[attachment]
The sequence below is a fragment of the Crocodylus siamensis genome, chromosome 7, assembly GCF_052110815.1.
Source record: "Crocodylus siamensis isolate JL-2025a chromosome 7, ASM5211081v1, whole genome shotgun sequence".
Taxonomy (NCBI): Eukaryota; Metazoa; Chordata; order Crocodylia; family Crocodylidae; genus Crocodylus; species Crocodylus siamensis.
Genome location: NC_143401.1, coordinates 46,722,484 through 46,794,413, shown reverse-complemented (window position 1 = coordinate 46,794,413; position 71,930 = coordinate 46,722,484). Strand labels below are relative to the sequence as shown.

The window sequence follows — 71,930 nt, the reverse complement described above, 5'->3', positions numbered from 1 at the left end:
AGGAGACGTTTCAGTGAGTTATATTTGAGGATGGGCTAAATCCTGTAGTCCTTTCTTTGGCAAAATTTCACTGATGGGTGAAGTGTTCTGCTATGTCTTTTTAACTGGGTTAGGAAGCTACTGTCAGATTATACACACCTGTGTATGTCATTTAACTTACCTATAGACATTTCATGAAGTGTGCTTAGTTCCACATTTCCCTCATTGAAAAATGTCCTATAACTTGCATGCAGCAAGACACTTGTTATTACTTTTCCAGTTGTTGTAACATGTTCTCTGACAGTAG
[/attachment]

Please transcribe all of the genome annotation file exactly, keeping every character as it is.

The sequence below is a fragment of the Crocodylus siamensis genome, chromosome 7, assembly GCF_052110815.1.
Source record: "Crocodylus siamensis isolate JL-2025a chromosome 7, ASM5211081v1, whole genome shotgun sequence".
Taxonomy (NCBI): Eukaryota; Metazoa; Chordata; order Crocodylia; family Crocodylidae; genus Crocodylus; species Crocodylus siamensis.
Genome location: NC_143401.1, coordinates 46,722,484 through 46,794,413, shown reverse-complemented (window position 1 = coordinate 46,794,413; position 71,930 = coordinate 46,722,484). Strand labels below are relative to the sequence as shown.

The window sequence follows — 71,930 nt, the reverse complement described above, 5'->3', positions numbered from 1 at the left end:
AGGAGACGTTTCAGTGAGTTATATTTGAGGATGGGCTAAATCCTGTAGTCCTTTCTTTGGCAAAATTTCACTGATGGGTGAAGTGTTCTGCTATGTCTTTTTAACTGGGTTAGGAAGCTACTGTCAGATTATACACACCTGTGTATGTCATTTAACTTACCTATAGACATTTCATGAAGTGTGCTTAGTTCCACATTTCCCTCATTGAAAAATGTCCTATAACTTGCATGCAGCAAGACACTTGTTATTACTTTTCCAGTTGTTGTAACATGTTCTCTGACAGTAG